George Saunders has come to Houston two times already but I passed on him both times. I'd never read Saunders and, frankly, wasn't interested in reading him. I'm not a huge short story reader.
Then I heard he was coming out with his first novel. Intriguing. Plot summary: Willie Lincoln and fellow ghosts in the afterlife. Intriguing. And I had a ticket to his author reading via my season subscription to Inprint. And, rather than an author reading, Saunders had organized a choral reading with actors from the Alley Theater. Intriguing. Furthermore, though I couldn't initially get my hands on a copy of his novel, I was able to find and read his most recent collection of short stories, and I was amazed at the freshness of Saunders' writing. Sold.
The set at the Alley Theater, arranged for a play, was actually eerily appropriate for a reading from Saunders' novel, Lincoln in the Bardo. The story takes place in a mysterious bardo, an afterlife, shortly following the passing of young Willie Lincoln. His father comes for a final visit with Willie at the cemetery where the little body has been temporarily interred in a friend's crypt, and Abe Lincoln, full of grief, acts on an impulse and pulls the child's body from his coffin and takes him in his arms. All around Lincoln, though unseen to him, are the ghosts and spirits of others who have passed away yet linger with the child in the bardo. "A laugh riot, " Saunders jokes.
The story is written like a play, of a sort. The author intersperses paragraphs and phrases he has taken from letters and books about Lincoln and the Civil War and the time. It sound It's brilliant and new and poignant.
After the reading, Saunders was interviewed by a faculty member of the UH Creative Writing Program, Mat Johnson. Saunders, like Johnson, is both a writer and a teacher of writers, and he tossed out tiny quotes and inspirations and thoughts for writers all night. "No worthy problem is ever solved within the plane of its original conception," says Einstein. And from author Donald Barthelme: " A writer is one who, embarking on a task, does not know what to do...." Saunders might be best when talking about the writing process.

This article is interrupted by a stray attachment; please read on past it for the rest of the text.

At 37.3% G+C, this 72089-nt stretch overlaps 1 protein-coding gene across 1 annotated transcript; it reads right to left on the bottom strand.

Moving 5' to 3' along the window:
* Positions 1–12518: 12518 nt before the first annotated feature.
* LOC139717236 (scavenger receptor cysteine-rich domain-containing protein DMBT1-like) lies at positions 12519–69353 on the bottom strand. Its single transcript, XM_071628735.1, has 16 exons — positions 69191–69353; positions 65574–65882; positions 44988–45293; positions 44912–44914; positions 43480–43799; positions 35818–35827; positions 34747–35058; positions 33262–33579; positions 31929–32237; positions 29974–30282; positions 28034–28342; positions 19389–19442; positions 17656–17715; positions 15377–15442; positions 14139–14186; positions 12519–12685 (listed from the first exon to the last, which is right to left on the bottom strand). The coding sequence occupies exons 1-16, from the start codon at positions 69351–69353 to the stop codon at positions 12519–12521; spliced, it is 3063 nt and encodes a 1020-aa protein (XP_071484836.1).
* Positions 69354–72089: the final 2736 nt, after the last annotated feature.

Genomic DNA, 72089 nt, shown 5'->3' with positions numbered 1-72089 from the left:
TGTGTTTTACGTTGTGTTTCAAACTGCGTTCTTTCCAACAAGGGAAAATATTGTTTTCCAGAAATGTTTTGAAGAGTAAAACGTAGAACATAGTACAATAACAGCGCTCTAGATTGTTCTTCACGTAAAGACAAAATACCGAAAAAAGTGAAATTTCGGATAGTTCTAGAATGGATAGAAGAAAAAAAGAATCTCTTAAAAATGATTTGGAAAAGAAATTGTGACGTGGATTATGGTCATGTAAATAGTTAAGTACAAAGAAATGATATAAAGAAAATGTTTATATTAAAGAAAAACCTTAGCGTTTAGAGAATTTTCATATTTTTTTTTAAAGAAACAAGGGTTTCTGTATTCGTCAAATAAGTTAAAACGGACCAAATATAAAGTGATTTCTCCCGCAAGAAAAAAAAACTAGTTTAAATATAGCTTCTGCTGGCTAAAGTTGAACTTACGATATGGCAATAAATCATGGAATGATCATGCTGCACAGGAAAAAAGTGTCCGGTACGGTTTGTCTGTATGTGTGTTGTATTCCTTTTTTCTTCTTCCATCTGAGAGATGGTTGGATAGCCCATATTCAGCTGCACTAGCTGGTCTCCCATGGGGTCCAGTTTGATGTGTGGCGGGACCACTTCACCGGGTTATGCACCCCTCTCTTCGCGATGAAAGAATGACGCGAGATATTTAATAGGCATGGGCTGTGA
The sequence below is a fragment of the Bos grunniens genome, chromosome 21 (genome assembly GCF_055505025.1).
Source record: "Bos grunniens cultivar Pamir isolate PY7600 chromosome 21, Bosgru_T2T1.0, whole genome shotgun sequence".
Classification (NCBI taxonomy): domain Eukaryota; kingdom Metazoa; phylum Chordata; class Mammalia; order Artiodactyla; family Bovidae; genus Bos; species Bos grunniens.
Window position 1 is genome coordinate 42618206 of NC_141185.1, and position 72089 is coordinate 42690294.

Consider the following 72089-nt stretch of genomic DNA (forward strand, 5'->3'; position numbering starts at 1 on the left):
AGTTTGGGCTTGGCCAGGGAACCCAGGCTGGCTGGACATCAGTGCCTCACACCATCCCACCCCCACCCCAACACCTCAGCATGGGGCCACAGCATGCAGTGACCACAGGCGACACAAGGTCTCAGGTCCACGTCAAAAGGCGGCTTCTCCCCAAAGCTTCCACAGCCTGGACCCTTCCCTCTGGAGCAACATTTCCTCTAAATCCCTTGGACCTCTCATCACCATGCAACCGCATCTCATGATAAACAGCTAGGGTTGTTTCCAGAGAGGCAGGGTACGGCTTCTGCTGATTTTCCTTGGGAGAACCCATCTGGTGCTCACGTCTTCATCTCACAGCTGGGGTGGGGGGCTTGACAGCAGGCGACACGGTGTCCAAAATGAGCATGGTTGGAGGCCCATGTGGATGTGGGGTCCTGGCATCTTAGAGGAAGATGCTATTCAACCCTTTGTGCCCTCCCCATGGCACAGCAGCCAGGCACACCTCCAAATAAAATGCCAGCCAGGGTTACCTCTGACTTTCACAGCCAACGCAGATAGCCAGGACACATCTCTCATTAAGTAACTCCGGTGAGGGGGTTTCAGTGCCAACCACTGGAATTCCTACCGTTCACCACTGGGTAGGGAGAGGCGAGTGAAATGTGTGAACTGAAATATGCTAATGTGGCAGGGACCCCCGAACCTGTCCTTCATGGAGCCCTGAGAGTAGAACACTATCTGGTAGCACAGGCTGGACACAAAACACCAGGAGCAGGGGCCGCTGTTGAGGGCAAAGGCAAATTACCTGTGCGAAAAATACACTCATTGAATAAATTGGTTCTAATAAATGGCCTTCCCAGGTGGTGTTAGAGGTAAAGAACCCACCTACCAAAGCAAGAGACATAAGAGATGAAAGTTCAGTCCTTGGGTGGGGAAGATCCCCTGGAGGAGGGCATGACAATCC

What else? Well, happily, I was approved for a media pass to BookExpo, so it looks like I'll be headed to New York City in May. Please share suggestions for what to do, what to see, what to eat, where to stay. I'm terribly excited.
Here's what I'm reading next week:
Anne of Green Gables
The Old Ways: A Journey on Foot
Catholicism: A Journey to the Heart of the Faith
Stand Up and Sing: Pete Seeger, Folk Music, and the Path to Justice
These are all wonderful books. I wouldn't be surprised if they were all in my Best of 2017.
Where am I, this fine spring break? If all goes well, I'm up in the Ozarks, on my hands and knees, digging through the beautiful red soil for quartz crystals. Weather forecast is for rain and freezing temperatures. Let's hope the weather folks get that wrong.
What is the Sunday Salon? Imagine some university library's vast reading room. It's filled with people--students and faculty and strangers who've wandered in. They're seated at great oaken desks, books piled all around them,and they're all feverishly reading and jotting notes in their leather-bound journals as they go. Later they'll mill around the open dictionaries and compare their thoughts on the afternoon's literary intake....That's what happens at the Sunday Salon, except it's all virtual. Every Sunday the bloggers participating in that week's Salon get together--at their separate desks, in their own particular time zones--and read. And blog about their reading. And comment on one another's blogs. Think of it as an informal, weekly, mini read-a-thon, an excuse to put aside one's earthly responsibilities and fall into a good book. Click here to join the Salon.
The Sunday Post is a meme hosted by Kimba at Caffeinated Book Reviewer. It's a chance to share news and recap the past week.
Mailbox Monday was created by Marcia at The Printed Page. We share books that we found in our mailboxes last week.
It is now being hosted here.
Stacking the Shelves is a meme hosted by Tynga's Reviews in which you can share the books you've acquired.
It’s Monday! What Are You Reading? is where we share what we read this past week, what we hope to read this week…. and anything in between! This is a great way to plan out your reading week and see what others are currently reading as well… you never know where that next “must read” book will come from! I love being a part of this and I hope you do too! It's Monday! What Are You Reading? is now being hosted at The Book Date.